Oil & Water
RCA Inspiration (release date: August 20, 2021)
By Robert M. Marovich
Listening to Travis Greene’s Oil & Water reminds me of a quote ascribed to hymnist John Newton: “I am not what I ought to be, I am not what I want to be, I am not what I hope to be in another world; but still I am not what I once used to be, and by the grace of God I am what I am.”
On multi-Grammy Award nominee Greene’s new studio album, and particularly on its title track (with Anthony Hamilton), Greene celebrates the transition, made possible through salvation, from an old way of living to a new and fuller life. That and the metaphors of oil and water—two elements united in the act of blessing or anointing although, together, they don’t mix—provide food for thought in contemplating the album’s meaning.
But Greene may also be hinting at an artistic or musical break with the past, because the album is, in many ways, sonically dissimilar from his previous work. For example, “Search Me” opens with an electronically-driven orchestral flourish, akin to a movie soundtrack. The lyrics are initially introspective, like a prayer overheard in an otherwise quiet church, then subsumed in a fiery duet between Greene and Tasha Cobbs Leonard. “Dependable,” with Darrel Walls, lifts a prayer of thanksgiving on the wings of Imogen Heap-influenced electronic tricks. Ambient new age electronica also embraces ‘Somehow,” a wide-eyed paean to God’s constancy, sung with Kierra Sheard. “Easter,” which like the title track employs a brisk rhythm, thumping bass, and a chorus of background vocalists, eventually leaves the P&W of Greene and featured vocalist Todd Dulaney behind and morphs into a score of thrumming African polyrhythms.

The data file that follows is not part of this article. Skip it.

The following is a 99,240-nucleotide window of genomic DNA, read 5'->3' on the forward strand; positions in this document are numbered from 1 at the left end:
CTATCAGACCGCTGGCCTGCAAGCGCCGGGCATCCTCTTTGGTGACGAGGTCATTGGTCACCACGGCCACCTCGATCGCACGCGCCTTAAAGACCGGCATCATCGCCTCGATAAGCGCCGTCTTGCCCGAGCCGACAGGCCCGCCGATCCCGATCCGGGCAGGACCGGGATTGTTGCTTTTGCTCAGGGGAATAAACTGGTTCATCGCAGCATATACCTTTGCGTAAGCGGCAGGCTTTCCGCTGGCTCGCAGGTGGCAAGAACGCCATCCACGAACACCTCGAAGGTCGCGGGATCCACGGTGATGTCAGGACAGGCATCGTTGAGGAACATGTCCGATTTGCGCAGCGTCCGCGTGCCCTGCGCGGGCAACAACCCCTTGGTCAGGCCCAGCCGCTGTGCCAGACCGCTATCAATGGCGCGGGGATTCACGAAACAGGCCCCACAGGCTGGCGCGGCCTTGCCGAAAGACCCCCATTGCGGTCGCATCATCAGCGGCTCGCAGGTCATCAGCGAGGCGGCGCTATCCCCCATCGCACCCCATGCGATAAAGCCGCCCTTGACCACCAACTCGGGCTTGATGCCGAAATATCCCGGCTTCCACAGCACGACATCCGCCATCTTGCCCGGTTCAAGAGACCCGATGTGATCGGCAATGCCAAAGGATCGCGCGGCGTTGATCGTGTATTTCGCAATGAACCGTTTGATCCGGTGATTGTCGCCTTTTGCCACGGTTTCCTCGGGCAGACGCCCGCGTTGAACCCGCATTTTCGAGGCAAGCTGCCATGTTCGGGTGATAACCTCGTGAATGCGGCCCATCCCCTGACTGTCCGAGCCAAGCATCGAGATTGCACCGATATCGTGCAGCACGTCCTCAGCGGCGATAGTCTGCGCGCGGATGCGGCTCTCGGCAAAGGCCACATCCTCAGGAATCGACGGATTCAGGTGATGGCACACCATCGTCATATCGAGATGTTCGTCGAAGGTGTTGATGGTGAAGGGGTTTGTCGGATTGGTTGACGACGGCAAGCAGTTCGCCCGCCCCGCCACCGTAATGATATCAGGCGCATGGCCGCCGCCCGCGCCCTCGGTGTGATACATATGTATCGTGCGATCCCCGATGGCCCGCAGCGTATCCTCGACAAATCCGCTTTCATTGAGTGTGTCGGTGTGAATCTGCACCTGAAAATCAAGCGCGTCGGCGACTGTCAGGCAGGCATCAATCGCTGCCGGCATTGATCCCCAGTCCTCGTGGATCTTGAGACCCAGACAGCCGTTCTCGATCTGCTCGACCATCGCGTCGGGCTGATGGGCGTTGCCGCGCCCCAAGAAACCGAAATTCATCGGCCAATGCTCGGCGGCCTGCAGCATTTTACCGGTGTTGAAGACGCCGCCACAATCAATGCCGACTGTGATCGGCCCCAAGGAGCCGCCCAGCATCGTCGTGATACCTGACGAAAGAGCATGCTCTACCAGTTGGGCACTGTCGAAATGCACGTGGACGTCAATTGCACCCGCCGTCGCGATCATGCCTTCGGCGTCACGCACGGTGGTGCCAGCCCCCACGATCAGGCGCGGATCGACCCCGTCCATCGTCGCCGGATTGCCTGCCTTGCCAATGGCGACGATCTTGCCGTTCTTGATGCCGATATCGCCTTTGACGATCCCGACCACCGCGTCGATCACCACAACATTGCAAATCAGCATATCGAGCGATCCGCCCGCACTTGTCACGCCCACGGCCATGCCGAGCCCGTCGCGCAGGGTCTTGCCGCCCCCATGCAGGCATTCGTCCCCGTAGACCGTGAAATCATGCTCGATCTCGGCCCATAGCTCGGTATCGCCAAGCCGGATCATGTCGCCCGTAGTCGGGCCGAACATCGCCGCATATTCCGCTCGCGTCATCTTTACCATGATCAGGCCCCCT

The most radio friendly selection is the single “Hold on Me,” with vocal assists from Kirk Franklin and John P. Kee. Playing characters in a song-skit, the trio evokes the informality as well as the intentionality of Sunday worship, as a punchy Franklin-style arrangement speaks to the spiritual freedom made manifest after the altar call.
“Wonder” (featuring Le’Andria Johnson) and “Love Song” (with Madison Binion) evoke Greene’s earlier acoustic period. Greene’s voice here and elsewhere on the album’s more delicate selections has less of a characteristically gospel tone and sounds more like a muted trombone at an early-morning jazz jam session.
With the exception of “Hold On Me,” the songs don’t improve measuredly as a result of featuring well-known vocalists. It’s not that the featured artists aren’t accomplished in their own right, or not do a good job in their cameo roles, it’s just that Greene and his BGVs, or members of the BGVs, could easily have handled the load all by themselves.
Oil & Water is decidedly different from Travis Greene’s previous material, not in terms of the spiritual message, but the way in which that message is delivered—in a liquid not made of water or oil but some new compound in between.
Four of Five Stars
Picks: “Oil & Water,” “Love Song”